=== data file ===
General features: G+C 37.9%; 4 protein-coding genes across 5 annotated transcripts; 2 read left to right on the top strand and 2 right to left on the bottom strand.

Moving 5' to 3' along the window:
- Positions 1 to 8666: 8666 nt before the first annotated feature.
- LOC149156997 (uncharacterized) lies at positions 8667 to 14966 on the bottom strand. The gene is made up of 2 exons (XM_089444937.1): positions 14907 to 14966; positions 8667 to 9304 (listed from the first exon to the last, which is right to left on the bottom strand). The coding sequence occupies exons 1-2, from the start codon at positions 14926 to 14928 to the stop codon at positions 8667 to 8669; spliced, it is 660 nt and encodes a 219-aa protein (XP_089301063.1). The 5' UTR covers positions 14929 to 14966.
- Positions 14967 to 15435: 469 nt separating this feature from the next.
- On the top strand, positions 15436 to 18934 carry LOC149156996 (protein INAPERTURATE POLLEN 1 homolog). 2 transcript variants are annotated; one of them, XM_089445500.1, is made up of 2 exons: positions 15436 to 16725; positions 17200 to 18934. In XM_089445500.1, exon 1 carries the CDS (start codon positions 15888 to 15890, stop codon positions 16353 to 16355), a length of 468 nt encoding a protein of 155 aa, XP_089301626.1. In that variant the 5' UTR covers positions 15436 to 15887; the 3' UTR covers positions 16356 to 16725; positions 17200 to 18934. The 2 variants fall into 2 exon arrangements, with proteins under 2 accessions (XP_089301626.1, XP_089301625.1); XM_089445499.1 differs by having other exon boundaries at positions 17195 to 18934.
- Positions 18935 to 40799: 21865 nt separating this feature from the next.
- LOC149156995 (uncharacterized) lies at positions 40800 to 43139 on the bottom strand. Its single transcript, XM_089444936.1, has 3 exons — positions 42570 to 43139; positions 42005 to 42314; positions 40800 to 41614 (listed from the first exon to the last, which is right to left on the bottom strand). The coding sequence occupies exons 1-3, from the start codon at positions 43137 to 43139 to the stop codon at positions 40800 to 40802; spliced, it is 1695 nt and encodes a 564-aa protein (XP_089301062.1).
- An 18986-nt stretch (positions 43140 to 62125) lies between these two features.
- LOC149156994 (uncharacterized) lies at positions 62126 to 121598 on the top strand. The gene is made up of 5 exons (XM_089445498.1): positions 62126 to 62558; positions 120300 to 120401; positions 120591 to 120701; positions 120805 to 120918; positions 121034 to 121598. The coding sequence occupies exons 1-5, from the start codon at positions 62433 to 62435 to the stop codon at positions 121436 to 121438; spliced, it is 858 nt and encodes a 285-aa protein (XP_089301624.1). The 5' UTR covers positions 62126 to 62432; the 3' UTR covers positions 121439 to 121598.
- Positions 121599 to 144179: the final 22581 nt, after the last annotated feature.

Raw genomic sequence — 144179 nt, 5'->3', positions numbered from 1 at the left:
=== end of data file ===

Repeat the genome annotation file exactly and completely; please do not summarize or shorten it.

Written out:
General features: G+C 37.9%; 4 protein-coding genes across 5 annotated transcripts; 2 read left to right on the top strand and 2 right to left on the bottom strand.

Moving 5' to 3' along the window:
- Positions 1 to 8666: 8666 nt before the first annotated feature.
- LOC149156997 (uncharacterized) lies at positions 8667 to 14966 on the bottom strand. The gene is made up of 2 exons (XM_089444937.1): positions 14907 to 14966; positions 8667 to 9304 (listed from the first exon to the last, which is right to left on the bottom strand). The coding sequence occupies exons 1-2, from the start codon at positions 14926 to 14928 to the stop codon at positions 8667 to 8669; spliced, it is 660 nt and encodes a 219-aa protein (XP_089301063.1). The 5' UTR covers positions 14929 to 14966.
- Positions 14967 to 15435: 469 nt separating this feature from the next.
- On the top strand, positions 15436 to 18934 carry LOC149156996 (protein INAPERTURATE POLLEN 1 homolog). 2 transcript variants are annotated; one of them, XM_089445500.1, is made up of 2 exons: positions 15436 to 16725; positions 17200 to 18934. In XM_089445500.1, exon 1 carries the CDS (start codon positions 15888 to 15890, stop codon positions 16353 to 16355), a length of 468 nt encoding a protein of 155 aa, XP_089301626.1. In that variant the 5' UTR covers positions 15436 to 15887; the 3' UTR covers positions 16356 to 16725; positions 17200 to 18934. The 2 variants fall into 2 exon arrangements, with proteins under 2 accessions (XP_089301626.1, XP_089301625.1); XM_089445499.1 differs by having other exon boundaries at positions 17195 to 18934.
- Positions 18935 to 40799: 21865 nt separating this feature from the next.
- LOC149156995 (uncharacterized) lies at positions 40800 to 43139 on the bottom strand. Its single transcript, XM_089444936.1, has 3 exons — positions 42570 to 43139; positions 42005 to 42314; positions 40800 to 41614 (listed from the first exon to the last, which is right to left on the bottom strand). The coding sequence occupies exons 1-3, from the start codon at positions 43137 to 43139 to the stop codon at positions 40800 to 40802; spliced, it is 1695 nt and encodes a 564-aa protein (XP_089301062.1).
- An 18986-nt stretch (positions 43140 to 62125) lies between these two features.
- LOC149156994 (uncharacterized) lies at positions 62126 to 121598 on the top strand. The gene is made up of 5 exons (XM_089445498.1): positions 62126 to 62558; positions 120300 to 120401; positions 120591 to 120701; positions 120805 to 120918; positions 121034 to 121598. The coding sequence occupies exons 1-5, from the start codon at positions 62433 to 62435 to the stop codon at positions 121436 to 121438; spliced, it is 858 nt and encodes a 285-aa protein (XP_089301624.1). The 5' UTR covers positions 62126 to 62432; the 3' UTR covers positions 121439 to 121598.
- Positions 121599 to 144179: the final 22581 nt, after the last annotated feature.

Raw genomic sequence — 144179 nt, 5'->3', positions numbered from 1 at the left: